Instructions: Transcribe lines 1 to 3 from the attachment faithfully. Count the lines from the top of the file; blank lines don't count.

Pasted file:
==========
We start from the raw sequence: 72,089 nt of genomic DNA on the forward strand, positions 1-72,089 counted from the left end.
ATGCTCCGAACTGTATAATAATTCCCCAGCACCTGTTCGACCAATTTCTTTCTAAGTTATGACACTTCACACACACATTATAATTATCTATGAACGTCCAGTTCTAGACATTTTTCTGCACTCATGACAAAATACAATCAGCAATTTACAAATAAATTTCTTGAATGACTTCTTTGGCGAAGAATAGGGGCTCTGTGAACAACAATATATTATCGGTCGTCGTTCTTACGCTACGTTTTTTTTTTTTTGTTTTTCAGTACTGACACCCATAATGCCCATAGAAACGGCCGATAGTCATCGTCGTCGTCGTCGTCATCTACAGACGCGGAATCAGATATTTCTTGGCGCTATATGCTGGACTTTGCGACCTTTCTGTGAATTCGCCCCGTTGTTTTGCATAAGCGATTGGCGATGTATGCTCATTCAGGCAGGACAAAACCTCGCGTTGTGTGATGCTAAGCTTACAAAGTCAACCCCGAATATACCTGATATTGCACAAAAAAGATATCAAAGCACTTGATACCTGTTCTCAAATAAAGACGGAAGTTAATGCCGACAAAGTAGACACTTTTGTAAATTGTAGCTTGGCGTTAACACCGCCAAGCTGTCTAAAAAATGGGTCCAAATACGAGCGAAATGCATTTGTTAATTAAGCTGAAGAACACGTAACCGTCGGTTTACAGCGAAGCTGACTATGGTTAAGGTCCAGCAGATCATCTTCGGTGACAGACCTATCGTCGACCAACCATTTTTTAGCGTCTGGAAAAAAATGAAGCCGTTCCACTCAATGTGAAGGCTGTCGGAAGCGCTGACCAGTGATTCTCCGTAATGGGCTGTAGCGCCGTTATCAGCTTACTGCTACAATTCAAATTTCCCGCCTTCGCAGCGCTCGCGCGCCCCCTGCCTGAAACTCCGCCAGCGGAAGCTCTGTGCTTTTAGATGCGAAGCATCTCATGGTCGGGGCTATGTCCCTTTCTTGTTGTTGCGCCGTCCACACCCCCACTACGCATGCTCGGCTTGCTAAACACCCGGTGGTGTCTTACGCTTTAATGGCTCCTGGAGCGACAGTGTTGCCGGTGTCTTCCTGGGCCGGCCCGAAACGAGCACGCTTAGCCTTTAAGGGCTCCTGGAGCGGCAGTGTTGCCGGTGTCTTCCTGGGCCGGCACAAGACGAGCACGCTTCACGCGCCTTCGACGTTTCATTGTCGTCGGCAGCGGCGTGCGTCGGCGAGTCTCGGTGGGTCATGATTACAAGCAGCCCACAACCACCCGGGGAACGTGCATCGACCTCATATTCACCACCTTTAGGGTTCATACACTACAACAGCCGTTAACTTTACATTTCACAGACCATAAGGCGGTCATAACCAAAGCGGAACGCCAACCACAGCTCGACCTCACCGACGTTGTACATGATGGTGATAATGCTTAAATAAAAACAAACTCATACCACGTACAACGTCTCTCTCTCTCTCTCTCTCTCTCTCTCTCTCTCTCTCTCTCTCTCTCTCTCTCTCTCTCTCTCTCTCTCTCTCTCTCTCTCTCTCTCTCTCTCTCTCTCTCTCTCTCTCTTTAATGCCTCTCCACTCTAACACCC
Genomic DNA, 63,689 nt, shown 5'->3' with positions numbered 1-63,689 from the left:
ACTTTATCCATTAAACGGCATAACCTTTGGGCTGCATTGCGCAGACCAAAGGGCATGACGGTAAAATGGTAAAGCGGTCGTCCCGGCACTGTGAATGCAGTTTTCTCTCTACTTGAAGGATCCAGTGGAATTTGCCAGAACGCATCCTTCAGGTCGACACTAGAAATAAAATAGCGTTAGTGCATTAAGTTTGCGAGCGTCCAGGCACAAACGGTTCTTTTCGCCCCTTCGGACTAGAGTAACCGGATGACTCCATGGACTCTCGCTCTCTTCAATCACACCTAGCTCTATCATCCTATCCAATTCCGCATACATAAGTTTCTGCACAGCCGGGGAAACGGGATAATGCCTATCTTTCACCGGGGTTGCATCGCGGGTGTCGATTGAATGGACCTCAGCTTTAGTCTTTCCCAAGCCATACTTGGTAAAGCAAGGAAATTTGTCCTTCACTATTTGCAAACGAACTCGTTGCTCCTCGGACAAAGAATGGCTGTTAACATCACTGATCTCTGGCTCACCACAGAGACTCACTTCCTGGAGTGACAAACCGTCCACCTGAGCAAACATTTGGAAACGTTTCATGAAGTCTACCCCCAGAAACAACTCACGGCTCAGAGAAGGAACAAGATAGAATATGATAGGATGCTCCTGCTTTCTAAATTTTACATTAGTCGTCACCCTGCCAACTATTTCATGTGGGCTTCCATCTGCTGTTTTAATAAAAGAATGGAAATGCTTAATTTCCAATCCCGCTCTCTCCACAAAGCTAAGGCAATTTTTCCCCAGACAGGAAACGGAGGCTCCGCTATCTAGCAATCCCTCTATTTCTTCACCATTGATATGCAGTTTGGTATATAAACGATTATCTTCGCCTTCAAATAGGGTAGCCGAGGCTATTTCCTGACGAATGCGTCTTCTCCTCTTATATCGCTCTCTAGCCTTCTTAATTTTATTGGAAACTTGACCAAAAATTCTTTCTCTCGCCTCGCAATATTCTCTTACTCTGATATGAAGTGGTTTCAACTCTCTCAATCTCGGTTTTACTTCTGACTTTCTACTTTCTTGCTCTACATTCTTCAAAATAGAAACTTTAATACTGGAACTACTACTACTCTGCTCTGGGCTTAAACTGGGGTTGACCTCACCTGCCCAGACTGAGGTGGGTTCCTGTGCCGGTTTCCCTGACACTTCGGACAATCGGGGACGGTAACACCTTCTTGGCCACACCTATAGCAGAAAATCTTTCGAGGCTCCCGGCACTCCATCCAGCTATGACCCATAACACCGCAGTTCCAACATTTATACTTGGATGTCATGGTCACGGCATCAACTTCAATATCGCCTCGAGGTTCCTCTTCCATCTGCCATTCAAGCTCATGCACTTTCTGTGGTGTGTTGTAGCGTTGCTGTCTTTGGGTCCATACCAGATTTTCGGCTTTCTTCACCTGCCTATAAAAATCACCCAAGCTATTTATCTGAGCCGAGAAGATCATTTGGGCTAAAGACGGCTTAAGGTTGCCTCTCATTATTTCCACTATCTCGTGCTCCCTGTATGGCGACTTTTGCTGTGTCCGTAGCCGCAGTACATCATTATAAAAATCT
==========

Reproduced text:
We start from the raw sequence: 72,089 nt of genomic DNA on the forward strand, positions 1-72,089 counted from the left end.
ATGCTCCGAACTGTATAATAATTCCCCAGCACCTGTTCGACCAATTTCTTTCTAAGTTATGACACTTCACACACACATTATAATTATCTATGAACGTCCAGTTCTAGACATTTTTCTGCACTCATGACAAAATACAATCAGCAATTTACAAATAAATTTCTTGAATGACTTCTTTGGCGAAGAATAGGGGCTCTGTGAACAACAATATATTATCGGTCGTCGTTCTTACGCTACGTTTTTTTTTTTTTGTTTTTCAGTACTGACACCCATAATGCCCATAGAAACGGCCGATAGTCATCGTCGTCGTCGTCGTCATCTACAGACGCGGAATCAGATATTTCTTGGCGCTATATGCTGGACTTTGCGACCTTTCTGTGAATTCGCCCCGTTGTTTTGCATAAGCGATTGGCGATGTATGCTCATTCAGGCAGGACAAAACCTCGCGTTGTGTGATGCTAAGCTTACAAAGTCAACCCCGAATATACCTGATATTGCACAAAAAAGATATCAAAGCACTTGATACCTGTTCTCAAATAAAGACGGAAGTTAATGCCGACAAAGTAGACACTTTTGTAAATTGTAGCTTGGCGTTAACACCGCCAAGCTGTCTAAAAAATGGGTCCAAATACGAGCGAAATGCATTTGTTAATTAAGCTGAAGAACACGTAACCGTCGGTTTACAGCGAAGCTGACTATGGTTAAGGTCCAGCAGATCATCTTCGGTGACAGACCTATCGTCGACCAACCATTTTTTAGCGTCTGGAAAAAAATGAAGCCGTTCCACTCAATGTGAAGGCTGTCGGAAGCGCTGACCAGTGATTCTCCGTAATGGGCTGTAGCGCCGTTATCAGCTTACTGCTACAATTCAAATTTCCCGCCTTCGCAGCGCTCGCGCGCCCCCTGCCTGAAACTCCGCCAGCGGAAGCTCTGTGCTTTTAGATGCGAAGCATCTCATGGTCGGGGCTATGTCCCTTTCTTGTTGTTGCGCCGTCCACACCCCCACTACGCATGCTCGGCTTGCTAAACACCCGGTGGTGTCTTACGCTTTAATGGCTCCTGGAGCGACAGTGTTGCCGGTGTCTTCCTGGGCCGGCCCGAAACGAGCACGCTTAGCCTTTAAGGGCTCCTGGAGCGGCAGTGTTGCCGGTGTCTTCCTGGGCCGGCACAAGACGAGCACGCTTCACGCGCCTTCGACGTTTCATTGTCGTCGGCAGCGGCGTGCGTCGGCGAGTCTCGGTGGGTCATGATTACAAGCAGCCCACAACCACCCGGGGAACGTGCATCGACCTCATATTCACCACCTTTAGGGTTCATACACTACAACAGCCGTTAACTTTACATTTCACAGACCATAAGGCGGTCATAACCAAAGCGGAACGCCAACCACAGCTCGACCTCACCGACGTTGTACATGATGGTGATAATGCTTAAATAAAAACAAACTCATACCACGTACAACGTCTCTCTCTCTCTCTCTCTCTCTCTCTCTCTCTCTCTCTCTCTCTCTCTCTCTCTCTCTCTCTCTCTCTCTCTCTCTCTCTCTCTCTCTCTCTCTCTCTCTCTCTCTCTCTTTAATGCCTCTCCACTCTAACACCC
Genomic DNA, 63,689 nt, shown 5'->3' with positions numbered 1-63,689 from the left: